There are pros and cons for each: customers get a level of comfort from fibre in a way that they don’t with wireless because it’s a tangible piece of technology that offers more network throughput. The downside is that it might also involve invasive digging and reinstatement works as well as complicated planning and council permissions. All of this ramps up the cost.
The long-term value of putting fibre in the ground might be lost if a mobile operator reaches the same rural destination with 5G for a fraction of the investment. Wireless technologies can be deployed much faster and next-generation mobile networks will be able to carry much larger data packets than they did in the past. So if the challenge is to deliver broadband to a rural village, a 5G or microwave deployment is likely to be easier and more cost-effective than fibre to the home.
AltNet companies building businesses around fibre need to be aware that achieving a return on investment involves more that securing a contract with a local authority. Skills shortage and the role of 5G have to be factored into the plans. Then there is the challenge of turning a fibre network design into a well-executed build that comes in on budget. But that’s another story…
Connectivity: Going Above and Beyond (the Atmosphere)
One of the key lessons taught to us by the pandemic is that, not only will universal, resilient, high-speed connectivity be an essential building block of the next decade, but right now, digital infrastructure is still a ways away from meeting those needs.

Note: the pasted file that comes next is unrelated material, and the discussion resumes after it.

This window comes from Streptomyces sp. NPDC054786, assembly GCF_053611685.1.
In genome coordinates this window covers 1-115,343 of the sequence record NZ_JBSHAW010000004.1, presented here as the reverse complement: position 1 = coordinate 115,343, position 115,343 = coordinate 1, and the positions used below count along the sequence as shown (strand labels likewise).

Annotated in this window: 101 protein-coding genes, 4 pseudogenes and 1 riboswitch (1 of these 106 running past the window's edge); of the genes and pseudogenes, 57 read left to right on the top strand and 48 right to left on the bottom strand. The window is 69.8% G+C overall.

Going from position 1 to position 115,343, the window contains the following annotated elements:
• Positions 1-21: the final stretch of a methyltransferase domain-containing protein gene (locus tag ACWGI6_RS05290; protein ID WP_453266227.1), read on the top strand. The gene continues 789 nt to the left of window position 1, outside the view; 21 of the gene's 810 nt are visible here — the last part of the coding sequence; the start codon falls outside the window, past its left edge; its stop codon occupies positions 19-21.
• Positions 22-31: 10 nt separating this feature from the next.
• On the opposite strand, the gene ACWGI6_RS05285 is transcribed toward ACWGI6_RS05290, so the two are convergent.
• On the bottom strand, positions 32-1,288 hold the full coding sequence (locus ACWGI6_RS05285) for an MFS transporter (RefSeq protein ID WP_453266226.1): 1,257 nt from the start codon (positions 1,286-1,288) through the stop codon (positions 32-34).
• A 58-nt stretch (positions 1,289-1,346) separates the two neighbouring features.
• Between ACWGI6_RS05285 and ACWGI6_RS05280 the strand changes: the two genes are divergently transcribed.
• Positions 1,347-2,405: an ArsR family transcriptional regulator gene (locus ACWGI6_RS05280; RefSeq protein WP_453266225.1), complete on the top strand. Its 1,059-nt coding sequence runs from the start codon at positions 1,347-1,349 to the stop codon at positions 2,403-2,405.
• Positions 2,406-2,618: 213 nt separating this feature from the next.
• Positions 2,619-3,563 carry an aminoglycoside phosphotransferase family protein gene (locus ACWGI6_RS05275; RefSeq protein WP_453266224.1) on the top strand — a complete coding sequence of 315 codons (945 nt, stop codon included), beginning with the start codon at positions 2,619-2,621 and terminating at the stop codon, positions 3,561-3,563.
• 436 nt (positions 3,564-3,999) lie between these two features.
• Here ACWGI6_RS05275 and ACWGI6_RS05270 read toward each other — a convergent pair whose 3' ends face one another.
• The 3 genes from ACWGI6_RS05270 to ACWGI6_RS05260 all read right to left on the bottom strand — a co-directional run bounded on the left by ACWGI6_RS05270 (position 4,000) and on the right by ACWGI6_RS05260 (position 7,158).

This is the digital divide. The idea refers to a growing gap between the underprivileged members of society (like the poor, rural, elderly, and handicapped portion of the population) who live without access to computers or the internet, and the wealthy, middle-class, and young people living in urban and suburban areas who have access to and can afford it.
Around the world, the digital divide between affluent, urban, digitally served communities and remote, marginalised ones is threatening to get bigger as carriers focus their 5G (and 4G LTE) efforts on delivering faster service to more populous markets. In many ways, it’s another reflection of the income and wealth equality that persists throughout multiple regions. However, if the world is going to pivot in the direction of a post-COVID-19 world where people can, and likely will, work from home, these disparities need to be addressed, before the benefits of the “new normal” become just another indicator of socio-economic and racial injustice.
Avanti: Breaking the Technical Barriers
UK-based communications firm Avanti may present at least a piece of the puzzle when it comes to solving rural connectivity issues. Founded in 2002, Avanti has spent the past 19 years growing into one of the global leaders in the race to deliver high-speed, universal telecom coverage from space. The company’s vision has been to design, build and launch a network of satellites that augment terrestrial telecom connectivity, broadening the reach of existing networks and bringing new generation tech (like 5G) to more people that was previously possible.
During the pandemic, Avanti CEO Kyle Whitehill notes that, “there has been a push to ensure satellite communications have a well-defined role in 5G networks,” adding, “there is no doubt that 2020 was a challenging year for many. The past year has taught us that it’s important for the satellite communications sector to be flexible and adaptable, and now, more than ever, come together to connect those in rural and remote regions, keeping lines of communication open for government bodies and medical professionals in times of crisis.”